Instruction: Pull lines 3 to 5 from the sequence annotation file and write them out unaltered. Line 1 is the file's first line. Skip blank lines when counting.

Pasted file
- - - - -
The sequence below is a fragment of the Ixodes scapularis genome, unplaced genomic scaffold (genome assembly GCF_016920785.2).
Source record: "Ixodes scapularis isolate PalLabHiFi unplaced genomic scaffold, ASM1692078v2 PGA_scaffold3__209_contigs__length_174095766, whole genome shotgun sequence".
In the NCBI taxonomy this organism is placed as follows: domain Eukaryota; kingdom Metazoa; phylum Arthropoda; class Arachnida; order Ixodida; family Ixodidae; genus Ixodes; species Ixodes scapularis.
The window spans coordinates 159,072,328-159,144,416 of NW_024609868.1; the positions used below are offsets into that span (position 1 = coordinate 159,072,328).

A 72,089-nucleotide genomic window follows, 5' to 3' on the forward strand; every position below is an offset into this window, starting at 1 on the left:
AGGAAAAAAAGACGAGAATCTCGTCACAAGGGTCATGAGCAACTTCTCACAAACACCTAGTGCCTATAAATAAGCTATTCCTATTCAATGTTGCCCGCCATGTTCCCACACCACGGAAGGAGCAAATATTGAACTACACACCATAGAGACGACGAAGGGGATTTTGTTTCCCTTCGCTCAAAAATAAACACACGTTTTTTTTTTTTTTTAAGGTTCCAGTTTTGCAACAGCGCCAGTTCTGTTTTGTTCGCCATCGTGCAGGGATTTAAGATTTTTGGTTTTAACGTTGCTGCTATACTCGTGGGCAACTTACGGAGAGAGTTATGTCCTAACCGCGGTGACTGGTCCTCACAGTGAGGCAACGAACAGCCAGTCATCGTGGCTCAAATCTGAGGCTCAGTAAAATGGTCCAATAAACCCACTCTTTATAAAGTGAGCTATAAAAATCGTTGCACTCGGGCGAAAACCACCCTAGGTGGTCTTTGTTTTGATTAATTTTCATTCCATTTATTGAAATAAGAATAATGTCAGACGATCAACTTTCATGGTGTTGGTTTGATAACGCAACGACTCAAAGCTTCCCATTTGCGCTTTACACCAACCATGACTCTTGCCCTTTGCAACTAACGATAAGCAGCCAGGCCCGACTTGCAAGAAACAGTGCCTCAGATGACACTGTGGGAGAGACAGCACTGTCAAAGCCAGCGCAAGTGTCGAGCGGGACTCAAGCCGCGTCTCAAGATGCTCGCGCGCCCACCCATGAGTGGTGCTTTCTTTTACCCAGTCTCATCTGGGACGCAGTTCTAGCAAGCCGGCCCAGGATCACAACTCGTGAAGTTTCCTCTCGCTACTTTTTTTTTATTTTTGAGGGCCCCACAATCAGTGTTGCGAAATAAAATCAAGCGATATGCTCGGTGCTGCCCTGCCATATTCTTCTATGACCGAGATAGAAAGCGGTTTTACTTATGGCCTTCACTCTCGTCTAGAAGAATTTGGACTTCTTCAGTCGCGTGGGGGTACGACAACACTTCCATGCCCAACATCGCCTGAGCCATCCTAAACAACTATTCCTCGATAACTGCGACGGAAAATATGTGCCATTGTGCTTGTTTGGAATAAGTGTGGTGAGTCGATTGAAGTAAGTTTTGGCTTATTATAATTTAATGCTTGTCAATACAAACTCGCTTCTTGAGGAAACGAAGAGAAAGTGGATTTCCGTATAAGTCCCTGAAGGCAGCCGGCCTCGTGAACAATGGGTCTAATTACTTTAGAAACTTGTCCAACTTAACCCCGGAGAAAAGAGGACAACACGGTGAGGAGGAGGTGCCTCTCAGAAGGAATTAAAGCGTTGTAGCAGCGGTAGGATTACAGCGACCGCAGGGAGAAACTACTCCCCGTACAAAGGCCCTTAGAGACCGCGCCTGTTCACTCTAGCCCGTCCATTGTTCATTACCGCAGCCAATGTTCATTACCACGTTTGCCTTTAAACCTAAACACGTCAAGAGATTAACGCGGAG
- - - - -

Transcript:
In the NCBI taxonomy this organism is placed as follows: domain Eukaryota; kingdom Metazoa; phylum Arthropoda; class Arachnida; order Ixodida; family Ixodidae; genus Ixodes; species Ixodes scapularis.
The window spans coordinates 159,072,328-159,144,416 of NW_024609868.1; the positions used below are offsets into that span (position 1 = coordinate 159,072,328).

A 72,089-nucleotide genomic window follows, 5' to 3' on the forward strand; every position below is an offset into this window, starting at 1 on the left: